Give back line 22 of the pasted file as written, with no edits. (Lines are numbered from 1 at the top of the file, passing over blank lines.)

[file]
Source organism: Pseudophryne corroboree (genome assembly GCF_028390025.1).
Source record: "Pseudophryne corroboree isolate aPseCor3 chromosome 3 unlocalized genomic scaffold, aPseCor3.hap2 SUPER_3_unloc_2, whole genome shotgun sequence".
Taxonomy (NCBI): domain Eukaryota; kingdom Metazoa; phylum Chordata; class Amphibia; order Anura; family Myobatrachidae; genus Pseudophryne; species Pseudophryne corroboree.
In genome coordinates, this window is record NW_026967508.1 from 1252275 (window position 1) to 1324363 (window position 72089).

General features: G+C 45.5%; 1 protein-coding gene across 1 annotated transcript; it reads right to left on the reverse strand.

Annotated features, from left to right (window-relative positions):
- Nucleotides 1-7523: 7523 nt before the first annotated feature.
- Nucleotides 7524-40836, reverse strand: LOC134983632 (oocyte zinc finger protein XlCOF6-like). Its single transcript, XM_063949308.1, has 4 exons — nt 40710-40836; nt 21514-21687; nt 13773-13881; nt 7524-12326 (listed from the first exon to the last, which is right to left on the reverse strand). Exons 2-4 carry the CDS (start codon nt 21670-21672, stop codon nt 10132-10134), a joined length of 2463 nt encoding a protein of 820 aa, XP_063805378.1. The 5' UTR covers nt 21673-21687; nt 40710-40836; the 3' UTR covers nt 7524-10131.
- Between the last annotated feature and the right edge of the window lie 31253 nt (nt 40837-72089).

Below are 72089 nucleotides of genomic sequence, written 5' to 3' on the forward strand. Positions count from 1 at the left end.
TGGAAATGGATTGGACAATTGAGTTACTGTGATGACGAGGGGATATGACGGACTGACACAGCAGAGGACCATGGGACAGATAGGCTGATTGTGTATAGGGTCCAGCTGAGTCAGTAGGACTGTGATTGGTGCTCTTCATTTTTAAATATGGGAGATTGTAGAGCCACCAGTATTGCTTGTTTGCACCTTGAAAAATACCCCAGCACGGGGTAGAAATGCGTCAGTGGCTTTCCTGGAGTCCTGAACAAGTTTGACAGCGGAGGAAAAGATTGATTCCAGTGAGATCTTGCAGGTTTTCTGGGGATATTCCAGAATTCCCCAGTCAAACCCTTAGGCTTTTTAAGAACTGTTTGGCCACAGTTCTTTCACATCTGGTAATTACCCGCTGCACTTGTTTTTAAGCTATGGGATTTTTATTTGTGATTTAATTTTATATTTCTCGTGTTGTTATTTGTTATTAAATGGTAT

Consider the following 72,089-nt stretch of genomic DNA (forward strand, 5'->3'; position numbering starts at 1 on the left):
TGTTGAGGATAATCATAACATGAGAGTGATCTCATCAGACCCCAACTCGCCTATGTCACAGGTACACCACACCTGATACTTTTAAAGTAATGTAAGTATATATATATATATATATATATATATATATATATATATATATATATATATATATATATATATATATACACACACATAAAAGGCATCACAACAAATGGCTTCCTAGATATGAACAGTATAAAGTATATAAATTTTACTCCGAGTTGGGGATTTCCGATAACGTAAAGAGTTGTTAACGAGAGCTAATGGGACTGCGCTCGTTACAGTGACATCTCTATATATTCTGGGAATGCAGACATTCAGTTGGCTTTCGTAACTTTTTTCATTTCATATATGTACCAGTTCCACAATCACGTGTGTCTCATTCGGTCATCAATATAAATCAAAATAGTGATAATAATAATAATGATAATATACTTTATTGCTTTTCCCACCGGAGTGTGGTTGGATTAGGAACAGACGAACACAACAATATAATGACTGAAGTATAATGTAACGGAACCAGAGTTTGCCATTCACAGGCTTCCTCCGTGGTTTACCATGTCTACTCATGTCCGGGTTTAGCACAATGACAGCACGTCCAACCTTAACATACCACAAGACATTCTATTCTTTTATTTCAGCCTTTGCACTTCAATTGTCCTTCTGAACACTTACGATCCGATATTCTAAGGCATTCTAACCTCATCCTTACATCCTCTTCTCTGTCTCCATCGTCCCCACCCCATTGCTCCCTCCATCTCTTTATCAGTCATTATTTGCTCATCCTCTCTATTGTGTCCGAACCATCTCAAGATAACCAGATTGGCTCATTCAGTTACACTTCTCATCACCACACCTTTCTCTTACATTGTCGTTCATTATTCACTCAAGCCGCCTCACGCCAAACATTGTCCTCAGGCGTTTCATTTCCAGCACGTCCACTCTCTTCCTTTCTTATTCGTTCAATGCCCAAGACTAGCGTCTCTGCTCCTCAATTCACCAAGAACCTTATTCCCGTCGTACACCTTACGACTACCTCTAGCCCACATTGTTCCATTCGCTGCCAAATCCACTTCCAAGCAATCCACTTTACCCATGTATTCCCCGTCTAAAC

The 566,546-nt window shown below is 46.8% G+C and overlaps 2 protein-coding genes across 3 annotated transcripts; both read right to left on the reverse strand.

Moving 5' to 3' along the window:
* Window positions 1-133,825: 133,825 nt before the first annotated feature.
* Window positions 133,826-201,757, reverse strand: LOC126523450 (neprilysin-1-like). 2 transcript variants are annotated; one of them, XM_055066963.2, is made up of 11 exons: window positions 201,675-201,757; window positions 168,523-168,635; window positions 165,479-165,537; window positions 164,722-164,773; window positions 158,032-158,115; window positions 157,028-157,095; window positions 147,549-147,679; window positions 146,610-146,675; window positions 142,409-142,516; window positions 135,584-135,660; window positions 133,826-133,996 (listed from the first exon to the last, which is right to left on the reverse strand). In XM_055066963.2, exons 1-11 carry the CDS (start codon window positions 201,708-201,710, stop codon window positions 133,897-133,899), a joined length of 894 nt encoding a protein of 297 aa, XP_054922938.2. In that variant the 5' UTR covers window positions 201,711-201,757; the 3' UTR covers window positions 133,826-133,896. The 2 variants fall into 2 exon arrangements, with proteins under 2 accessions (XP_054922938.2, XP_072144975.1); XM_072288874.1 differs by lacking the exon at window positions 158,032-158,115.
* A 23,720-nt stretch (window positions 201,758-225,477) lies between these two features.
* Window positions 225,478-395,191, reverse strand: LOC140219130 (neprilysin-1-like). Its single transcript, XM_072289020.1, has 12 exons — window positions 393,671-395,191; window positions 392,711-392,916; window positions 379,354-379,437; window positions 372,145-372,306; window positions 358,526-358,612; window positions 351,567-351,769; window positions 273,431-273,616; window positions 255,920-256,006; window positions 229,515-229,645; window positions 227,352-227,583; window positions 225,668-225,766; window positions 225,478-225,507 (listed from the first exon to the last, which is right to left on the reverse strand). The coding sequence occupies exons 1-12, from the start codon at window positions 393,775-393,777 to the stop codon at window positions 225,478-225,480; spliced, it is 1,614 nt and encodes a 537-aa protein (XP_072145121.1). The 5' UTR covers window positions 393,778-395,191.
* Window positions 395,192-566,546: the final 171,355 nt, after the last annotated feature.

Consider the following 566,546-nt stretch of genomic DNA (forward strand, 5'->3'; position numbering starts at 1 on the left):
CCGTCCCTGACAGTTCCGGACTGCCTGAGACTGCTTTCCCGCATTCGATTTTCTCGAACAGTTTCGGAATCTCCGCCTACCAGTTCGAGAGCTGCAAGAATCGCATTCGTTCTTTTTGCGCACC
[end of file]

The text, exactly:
CCGTCCCTGACAGTTCCGGACTGCCTGAGACTGCTTTCCCGCATTCGATTTTCTCGAACAGTTTCGGAATCTCCGCCTACCAGTTCGAGAGCTGCAAGAATCGCATTCGTTCTTTTTGCGCACC